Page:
On this album the guitar riffs and solos are dominant which I like very much. Was this done on purpose?“Thanks. No, it wasn’t done on purpose. Well, I mean we were fully aware of what we were doing of course, but it really came out spontaneously. We didn’t calculate anything like ‘let’s play these riffs and people will buy it!” (laughing)
In my humble opinion, the vocal parts on this album are a bit weak or soft. Do you agree?“It’s just the way we would like to have our vocals recorded on this album. We regard the vocals as a fifth instrument. Some people like it; others don’t.”
The lyrics of the new album are rather sad even a bit depressive. Why is that?“Because the concept is about dreams and nightmares that are highly uninvited, that’s why. There is a kind of sadness and worry in these nightmares. Maybe our next album will be about dreams we would like to have. The so-called ‘invited’ dreams about beautiful women, fast cars, fast money and so on…, but yet this album deals with the uninvited dreams.”
Are you mainly an optimist or a pessimist?“I would call myself an optimist, but with a realistic approach.”
Did you ever think about using Polish lyrics?“On previous demo albums Magda sang in Polish, but we decided to use only the English language. Polish is a difficult language for most people outside Poland. Well, it doesn’t sound that good, you know.”
What’s your favourite track on the new album and why?“Well, personally I like Childmare the best, I think. In this piece you here every aspect of what Osada’s all about.”
What are your main musical influences?“As a band we’ve got many influences. Starting from rock, prog rock and metal bands like Opeth, Porcupine Tree, Pain Of Salvation, Dream Theater, Rush, Yes, King Crimson, Asia, Deep Purple, etcetera, through some jazzier, funkier music with fusion elements like Tribal Tech, Return To Forever, Weather Report, SBB, but also Miles Davis, John Coltrane, Esbjorn Svensson Trio, Pat Metheny and John Scofield. Not to mention all the pop and R&B stuff. Well, as you can see this is an endless list that goes on and on. Really, we see no sense in limiting ourselves to one style of music; that’s just the way we are.”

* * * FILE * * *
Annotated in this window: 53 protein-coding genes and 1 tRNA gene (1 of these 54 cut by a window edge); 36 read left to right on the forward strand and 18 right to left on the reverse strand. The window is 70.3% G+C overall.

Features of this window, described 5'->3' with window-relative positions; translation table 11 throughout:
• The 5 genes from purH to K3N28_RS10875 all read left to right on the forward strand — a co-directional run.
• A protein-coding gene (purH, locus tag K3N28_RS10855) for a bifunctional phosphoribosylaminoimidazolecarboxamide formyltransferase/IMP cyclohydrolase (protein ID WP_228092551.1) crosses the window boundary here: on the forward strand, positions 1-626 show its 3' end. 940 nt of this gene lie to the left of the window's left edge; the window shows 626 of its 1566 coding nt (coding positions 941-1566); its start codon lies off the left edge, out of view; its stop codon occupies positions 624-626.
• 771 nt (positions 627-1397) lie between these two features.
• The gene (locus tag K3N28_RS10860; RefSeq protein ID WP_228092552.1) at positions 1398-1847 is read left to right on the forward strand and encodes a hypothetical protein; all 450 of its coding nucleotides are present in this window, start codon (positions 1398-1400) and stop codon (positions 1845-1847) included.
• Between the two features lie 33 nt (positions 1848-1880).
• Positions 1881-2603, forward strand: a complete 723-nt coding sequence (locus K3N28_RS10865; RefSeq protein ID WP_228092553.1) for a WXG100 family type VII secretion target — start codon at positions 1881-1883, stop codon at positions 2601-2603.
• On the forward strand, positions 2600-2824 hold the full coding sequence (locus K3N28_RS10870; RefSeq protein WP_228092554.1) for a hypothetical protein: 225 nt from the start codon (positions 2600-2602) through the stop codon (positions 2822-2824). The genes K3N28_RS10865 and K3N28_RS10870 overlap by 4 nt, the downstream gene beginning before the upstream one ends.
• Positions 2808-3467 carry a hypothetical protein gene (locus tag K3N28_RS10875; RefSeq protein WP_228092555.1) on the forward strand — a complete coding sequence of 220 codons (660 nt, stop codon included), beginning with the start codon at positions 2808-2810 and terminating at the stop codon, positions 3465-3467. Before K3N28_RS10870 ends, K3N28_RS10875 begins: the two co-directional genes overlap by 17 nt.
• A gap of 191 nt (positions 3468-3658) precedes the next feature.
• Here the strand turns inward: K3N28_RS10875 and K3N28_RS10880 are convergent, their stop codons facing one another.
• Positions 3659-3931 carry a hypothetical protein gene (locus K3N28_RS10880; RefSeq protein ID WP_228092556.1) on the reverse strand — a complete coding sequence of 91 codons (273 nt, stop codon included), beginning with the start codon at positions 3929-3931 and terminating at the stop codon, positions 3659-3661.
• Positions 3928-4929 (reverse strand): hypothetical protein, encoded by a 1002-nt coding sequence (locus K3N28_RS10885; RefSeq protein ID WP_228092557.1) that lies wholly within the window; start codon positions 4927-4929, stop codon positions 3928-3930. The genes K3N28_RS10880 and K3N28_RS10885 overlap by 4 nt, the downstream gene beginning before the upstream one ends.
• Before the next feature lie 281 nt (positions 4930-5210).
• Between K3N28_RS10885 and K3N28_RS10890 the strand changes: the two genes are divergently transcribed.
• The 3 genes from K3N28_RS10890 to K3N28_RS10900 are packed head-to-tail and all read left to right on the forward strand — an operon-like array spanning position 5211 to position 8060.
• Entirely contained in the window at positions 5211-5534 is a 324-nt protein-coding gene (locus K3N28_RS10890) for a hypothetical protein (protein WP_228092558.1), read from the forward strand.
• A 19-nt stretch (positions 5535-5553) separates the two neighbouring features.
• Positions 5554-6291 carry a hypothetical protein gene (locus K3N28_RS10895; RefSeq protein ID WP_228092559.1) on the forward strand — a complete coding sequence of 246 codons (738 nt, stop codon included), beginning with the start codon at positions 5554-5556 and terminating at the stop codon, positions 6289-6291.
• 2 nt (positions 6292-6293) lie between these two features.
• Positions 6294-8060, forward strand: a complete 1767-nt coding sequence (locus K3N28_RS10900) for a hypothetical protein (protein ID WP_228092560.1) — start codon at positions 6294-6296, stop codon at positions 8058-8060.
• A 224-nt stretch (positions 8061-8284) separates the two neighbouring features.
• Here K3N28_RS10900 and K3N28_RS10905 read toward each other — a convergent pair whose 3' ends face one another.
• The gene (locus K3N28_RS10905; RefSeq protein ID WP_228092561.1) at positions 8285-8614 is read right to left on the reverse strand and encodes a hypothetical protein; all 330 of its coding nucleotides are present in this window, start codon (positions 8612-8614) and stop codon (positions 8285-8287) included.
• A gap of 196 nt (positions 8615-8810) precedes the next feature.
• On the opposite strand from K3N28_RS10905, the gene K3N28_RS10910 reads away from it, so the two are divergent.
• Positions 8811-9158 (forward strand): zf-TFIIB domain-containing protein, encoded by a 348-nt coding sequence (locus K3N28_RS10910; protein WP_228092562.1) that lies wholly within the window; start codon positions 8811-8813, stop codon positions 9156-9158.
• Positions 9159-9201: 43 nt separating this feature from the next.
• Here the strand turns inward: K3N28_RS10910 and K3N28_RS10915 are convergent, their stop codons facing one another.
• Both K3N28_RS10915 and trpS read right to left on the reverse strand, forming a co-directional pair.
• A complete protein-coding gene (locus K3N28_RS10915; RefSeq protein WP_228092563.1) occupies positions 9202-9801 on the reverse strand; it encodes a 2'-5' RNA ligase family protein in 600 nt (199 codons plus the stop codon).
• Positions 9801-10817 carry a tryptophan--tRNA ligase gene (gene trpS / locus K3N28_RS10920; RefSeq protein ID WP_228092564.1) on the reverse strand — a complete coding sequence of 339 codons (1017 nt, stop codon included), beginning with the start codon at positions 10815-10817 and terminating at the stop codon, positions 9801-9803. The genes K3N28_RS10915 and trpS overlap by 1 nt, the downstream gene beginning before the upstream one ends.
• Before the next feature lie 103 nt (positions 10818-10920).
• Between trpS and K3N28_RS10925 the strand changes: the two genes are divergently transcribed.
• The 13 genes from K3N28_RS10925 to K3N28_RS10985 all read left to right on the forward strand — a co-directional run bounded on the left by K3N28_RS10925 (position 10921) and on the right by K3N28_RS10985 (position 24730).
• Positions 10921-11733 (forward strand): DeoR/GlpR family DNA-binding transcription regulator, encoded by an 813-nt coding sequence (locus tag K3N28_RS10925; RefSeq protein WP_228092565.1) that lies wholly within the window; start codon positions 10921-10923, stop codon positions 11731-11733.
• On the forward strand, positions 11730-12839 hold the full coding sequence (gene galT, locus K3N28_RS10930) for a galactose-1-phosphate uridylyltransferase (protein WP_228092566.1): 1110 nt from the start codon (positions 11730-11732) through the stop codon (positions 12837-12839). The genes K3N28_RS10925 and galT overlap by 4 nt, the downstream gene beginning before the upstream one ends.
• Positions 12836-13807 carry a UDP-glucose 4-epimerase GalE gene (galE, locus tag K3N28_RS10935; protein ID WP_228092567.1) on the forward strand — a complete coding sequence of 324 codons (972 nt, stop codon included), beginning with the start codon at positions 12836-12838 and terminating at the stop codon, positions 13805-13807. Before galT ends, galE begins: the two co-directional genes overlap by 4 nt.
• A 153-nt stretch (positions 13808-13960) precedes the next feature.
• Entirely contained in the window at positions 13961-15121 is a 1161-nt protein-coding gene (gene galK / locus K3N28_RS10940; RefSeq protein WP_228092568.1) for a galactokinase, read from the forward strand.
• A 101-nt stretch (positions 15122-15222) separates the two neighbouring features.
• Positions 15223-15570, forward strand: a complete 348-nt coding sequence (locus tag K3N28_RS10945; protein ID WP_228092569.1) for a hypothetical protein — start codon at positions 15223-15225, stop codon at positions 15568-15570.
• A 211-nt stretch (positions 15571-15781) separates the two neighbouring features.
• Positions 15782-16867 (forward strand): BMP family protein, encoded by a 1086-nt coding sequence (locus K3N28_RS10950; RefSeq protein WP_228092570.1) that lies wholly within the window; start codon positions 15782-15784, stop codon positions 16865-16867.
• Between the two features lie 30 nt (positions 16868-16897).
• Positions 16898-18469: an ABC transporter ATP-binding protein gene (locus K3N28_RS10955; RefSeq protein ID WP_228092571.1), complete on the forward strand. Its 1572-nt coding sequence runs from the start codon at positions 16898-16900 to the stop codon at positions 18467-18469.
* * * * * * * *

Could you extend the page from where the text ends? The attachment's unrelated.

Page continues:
What kind of music do you listen to in your car or at home?“Exactly the same music as I just listed as our sources of inspirations. To be honest, I don’t like listening to the radio. There’s too much so-called news on the radio.”
Could you tell me something about the history and the development of Osada Vida?“The band was formed in 1997 by Adam Podzimski and Lukasz Lisiak, two friends studying at the same university. Next Rafal Paluszek (keyboards) joined the band and then singer Magda Hajda. Between times the band had some perturbations, but the present line-up was finally created in 2005 and hasn’t changed since then. The previous line-up of Osada Vida is reminiscent of some old progressive rock bands, like Rush, Yes, King Crimson and Pink Floyd. As time passed, I joined the band and we started to play heavier, but we also incorporated more jazzy, ambient and electronic elements in our music. We’re still developing, so no one knows where our music will finally lead us…”
How is the prog scene at the moment in Poland?“We’ve got a really strong prog scene in Poland with bands like Riverside, Indukti, Quidam and Satellite, all widely known. However, younger bands start making a noise out there like Animations, Division By Zero and Retrospective just to name a few. This scene is still growing and Poland is going to be a well-known country as far as progressive rock music is concerned.”
Are there already plans for a DVD?“No, we don’t intend to record a DVD at the moment, but that may change of course.”
What are your plans for the future?“We would like to play as many gigs as possible, because making music is what we’re living for.”
Can we expect Osada Vida to perform some gigs in The Netherlands in the near future?“Oh yes, we would like to visit The Netherlands, but some things are not on us to decide. However, I really hope it will once happen playing some gigs in your beautiful country.”
Thank you for answering my questions and good luck with the new album.“You’re welcome, thank you.”